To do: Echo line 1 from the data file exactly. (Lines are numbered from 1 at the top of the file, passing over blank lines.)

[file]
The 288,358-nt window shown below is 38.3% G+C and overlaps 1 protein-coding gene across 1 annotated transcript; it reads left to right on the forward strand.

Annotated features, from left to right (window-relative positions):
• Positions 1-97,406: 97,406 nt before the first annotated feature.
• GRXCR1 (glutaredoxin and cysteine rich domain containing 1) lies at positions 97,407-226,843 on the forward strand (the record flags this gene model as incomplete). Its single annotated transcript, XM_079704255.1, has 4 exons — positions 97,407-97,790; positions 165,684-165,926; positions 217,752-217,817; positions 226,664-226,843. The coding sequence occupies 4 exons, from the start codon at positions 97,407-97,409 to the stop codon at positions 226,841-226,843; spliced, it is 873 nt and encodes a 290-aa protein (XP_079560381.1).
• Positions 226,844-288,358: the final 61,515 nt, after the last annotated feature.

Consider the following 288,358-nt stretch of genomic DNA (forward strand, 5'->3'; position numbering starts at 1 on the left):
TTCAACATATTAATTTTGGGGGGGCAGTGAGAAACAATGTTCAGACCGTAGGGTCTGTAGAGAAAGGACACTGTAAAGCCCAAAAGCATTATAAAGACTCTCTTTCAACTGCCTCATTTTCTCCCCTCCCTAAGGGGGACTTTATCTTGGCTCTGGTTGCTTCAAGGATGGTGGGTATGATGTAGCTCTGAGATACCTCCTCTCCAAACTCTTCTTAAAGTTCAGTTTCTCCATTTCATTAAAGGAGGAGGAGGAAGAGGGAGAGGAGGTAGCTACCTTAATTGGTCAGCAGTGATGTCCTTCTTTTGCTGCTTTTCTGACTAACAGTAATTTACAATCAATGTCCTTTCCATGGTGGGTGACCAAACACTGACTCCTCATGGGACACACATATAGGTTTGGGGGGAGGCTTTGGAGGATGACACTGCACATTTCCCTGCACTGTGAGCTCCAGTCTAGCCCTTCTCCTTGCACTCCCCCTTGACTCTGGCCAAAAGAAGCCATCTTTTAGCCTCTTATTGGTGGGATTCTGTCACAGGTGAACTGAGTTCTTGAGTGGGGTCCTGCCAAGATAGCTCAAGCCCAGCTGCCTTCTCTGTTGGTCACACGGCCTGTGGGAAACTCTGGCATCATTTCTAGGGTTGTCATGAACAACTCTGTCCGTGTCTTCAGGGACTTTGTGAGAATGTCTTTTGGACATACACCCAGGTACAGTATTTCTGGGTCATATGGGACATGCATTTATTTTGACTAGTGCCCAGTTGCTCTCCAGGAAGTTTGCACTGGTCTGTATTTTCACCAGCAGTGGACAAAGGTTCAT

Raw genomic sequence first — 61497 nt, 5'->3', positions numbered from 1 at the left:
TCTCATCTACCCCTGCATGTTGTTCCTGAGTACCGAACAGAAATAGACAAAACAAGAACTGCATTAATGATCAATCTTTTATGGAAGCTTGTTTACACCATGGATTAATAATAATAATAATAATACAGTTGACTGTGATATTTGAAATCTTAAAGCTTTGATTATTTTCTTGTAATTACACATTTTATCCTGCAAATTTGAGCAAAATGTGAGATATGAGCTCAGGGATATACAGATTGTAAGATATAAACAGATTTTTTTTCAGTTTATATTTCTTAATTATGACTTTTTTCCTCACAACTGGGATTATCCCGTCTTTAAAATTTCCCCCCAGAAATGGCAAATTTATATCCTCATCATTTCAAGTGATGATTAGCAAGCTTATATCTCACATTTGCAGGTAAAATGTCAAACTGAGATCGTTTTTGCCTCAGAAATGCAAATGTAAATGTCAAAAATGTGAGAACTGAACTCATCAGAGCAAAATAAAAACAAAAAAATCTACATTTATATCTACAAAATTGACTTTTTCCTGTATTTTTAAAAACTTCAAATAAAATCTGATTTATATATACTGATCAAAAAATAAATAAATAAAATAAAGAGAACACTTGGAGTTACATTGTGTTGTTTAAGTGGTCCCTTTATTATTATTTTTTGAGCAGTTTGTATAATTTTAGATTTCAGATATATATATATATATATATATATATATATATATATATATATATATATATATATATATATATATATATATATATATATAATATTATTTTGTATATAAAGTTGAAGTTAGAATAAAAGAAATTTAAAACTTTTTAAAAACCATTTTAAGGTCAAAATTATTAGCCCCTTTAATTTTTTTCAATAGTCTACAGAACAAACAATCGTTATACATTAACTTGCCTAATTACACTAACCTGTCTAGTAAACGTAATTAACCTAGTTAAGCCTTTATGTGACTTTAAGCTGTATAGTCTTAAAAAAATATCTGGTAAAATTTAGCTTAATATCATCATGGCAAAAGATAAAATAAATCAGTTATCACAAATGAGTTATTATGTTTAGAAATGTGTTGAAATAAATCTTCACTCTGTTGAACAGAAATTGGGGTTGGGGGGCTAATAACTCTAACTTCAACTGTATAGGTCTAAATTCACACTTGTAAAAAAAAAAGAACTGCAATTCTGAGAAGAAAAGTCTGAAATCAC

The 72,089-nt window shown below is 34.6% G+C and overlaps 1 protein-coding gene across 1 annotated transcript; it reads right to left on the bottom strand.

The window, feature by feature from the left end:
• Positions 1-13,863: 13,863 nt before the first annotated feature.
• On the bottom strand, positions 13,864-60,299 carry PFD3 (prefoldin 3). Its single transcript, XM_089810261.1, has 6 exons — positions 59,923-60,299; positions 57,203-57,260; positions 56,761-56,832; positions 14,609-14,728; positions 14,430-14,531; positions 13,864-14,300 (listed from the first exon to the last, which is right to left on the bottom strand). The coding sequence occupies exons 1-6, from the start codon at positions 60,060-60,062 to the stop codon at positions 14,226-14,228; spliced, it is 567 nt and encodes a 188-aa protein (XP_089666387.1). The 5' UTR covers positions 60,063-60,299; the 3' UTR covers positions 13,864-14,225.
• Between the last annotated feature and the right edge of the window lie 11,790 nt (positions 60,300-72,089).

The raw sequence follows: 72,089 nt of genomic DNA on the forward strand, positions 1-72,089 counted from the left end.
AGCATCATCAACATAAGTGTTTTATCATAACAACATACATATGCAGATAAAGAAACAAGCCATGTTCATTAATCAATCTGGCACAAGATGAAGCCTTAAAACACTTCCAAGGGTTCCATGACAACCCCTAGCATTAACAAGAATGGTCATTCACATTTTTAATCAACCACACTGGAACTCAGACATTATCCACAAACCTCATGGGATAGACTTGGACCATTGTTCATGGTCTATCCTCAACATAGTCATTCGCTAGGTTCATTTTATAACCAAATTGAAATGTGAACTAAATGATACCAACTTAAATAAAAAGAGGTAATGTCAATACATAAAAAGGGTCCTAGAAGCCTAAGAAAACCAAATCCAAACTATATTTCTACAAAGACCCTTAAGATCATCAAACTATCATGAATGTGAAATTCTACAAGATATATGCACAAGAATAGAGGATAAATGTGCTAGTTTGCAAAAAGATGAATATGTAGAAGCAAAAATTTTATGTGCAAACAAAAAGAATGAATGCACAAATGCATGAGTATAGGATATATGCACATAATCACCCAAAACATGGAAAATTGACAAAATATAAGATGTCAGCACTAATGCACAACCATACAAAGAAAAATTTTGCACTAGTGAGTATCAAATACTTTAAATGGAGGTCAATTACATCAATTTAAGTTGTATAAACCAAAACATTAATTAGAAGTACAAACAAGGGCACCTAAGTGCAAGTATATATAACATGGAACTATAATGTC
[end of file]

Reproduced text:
The 288,358-nt window shown below is 38.3% G+C and overlaps 1 protein-coding gene across 1 annotated transcript; it reads left to right on the forward strand.